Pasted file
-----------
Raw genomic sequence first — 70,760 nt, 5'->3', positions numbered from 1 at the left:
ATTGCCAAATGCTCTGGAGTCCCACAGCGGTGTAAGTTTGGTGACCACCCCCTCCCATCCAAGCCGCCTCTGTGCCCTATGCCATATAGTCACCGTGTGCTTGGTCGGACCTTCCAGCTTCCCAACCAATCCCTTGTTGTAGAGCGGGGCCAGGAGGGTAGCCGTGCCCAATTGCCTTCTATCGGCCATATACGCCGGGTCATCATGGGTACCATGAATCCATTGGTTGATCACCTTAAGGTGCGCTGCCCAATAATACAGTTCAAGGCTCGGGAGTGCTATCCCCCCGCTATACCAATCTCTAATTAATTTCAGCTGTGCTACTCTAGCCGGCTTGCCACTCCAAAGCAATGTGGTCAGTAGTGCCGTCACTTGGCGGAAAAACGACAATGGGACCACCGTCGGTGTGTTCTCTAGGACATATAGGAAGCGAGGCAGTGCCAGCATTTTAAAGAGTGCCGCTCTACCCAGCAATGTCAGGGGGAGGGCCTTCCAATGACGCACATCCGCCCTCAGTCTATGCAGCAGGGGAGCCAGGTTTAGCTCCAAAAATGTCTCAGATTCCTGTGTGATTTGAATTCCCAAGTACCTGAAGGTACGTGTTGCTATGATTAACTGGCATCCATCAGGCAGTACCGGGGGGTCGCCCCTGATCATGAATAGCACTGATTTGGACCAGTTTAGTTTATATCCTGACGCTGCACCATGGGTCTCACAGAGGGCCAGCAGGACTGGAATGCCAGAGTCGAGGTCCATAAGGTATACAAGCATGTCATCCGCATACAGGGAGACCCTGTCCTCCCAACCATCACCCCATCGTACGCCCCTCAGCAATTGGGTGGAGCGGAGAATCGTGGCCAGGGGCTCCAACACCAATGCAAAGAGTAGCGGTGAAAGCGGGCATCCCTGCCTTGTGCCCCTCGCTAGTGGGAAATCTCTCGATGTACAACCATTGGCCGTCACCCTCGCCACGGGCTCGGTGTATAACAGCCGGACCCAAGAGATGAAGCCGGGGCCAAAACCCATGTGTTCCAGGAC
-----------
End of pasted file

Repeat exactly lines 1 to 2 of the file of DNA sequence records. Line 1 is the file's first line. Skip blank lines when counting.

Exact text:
Raw genomic sequence first — 70,760 nt, 5'->3', positions numbered from 1 at the left:
ATTGCCAAATGCTCTGGAGTCCCACAGCGGTGTAAGTTTGGTGACCACCCCCTCCCATCCAAGCCGCCTCTGTGCCCTATGCCATATAGTCACCGTGTGCTTGGTCGGACCTTCCAGCTTCCCAACCAATCCCTTGTTGTAGAGCGGGGCCAGGAGGGTAGCCGTGCCCAATTGCCTTCTATCGGCCATATACGCCGGGTCATCATGGGTACCATGAATCCATTGGTTGATCACCTTAAGGTGCGCTGCCCAATAATACAGTTCAAGGCTCGGGAGTGCTATCCCCCCGCTATACCAATCTCTAATTAATTTCAGCTGTGCTACTCTAGCCGGCTTGCCACTCCAAAGCAATGTGGTCAGTAGTGCCGTCACTTGGCGGAAAAACGACAATGGGACCACCGTCGGTGTGTTCTCTAGGACATATAGGAAGCGAGGCAGTGCCAGCATTTTAAAGAGTGCCGCTCTACCCAGCAATGTCAGGGGGAGGGCCTTCCAATGACGCACATCCGCCCTCAGTCTATGCAGCAGGGGAGCCAGGTTTAGCTCCAAAAATGTCTCAGATTCCTGTGTGATTTGAATTCCCAAGTACCTGAAGGTACGTGTTGCTATGATTAACTGGCATCCATCAGGCAGTACCGGGGGGTCGCCCCTGATCATGAATAGCACTGATTTGGACCAGTTTAGTTTATATCCTGACGCTGCACCATGGGTCTCACAGAGGGCCAGCAGGACTGGAATGCCAGAGTCGAGGTCCATAAGGTATACAAGCATGTCATCCGCATACAGGGAGACCCTGTCCTCCCAACCATCACCCCATCGTACGCCCCTCAGCAATTGGGTGGAGCGGAGAATCGTGGCCAGGGGCTCCAACACCAATGCAAAGAGTAGCGGTGAAAGCGGGCATCCCTGCCTTGTGCCCCTCGCTAGTGGGAAATCTCTCGATGTACAACCATTGGCCGTCACCCTCGCCACGGGCTCGGTGTATAACAGCCGGACCCAAGAGATGAAGCCGGGGCCAAAACCCATGTGTTCCAGGAC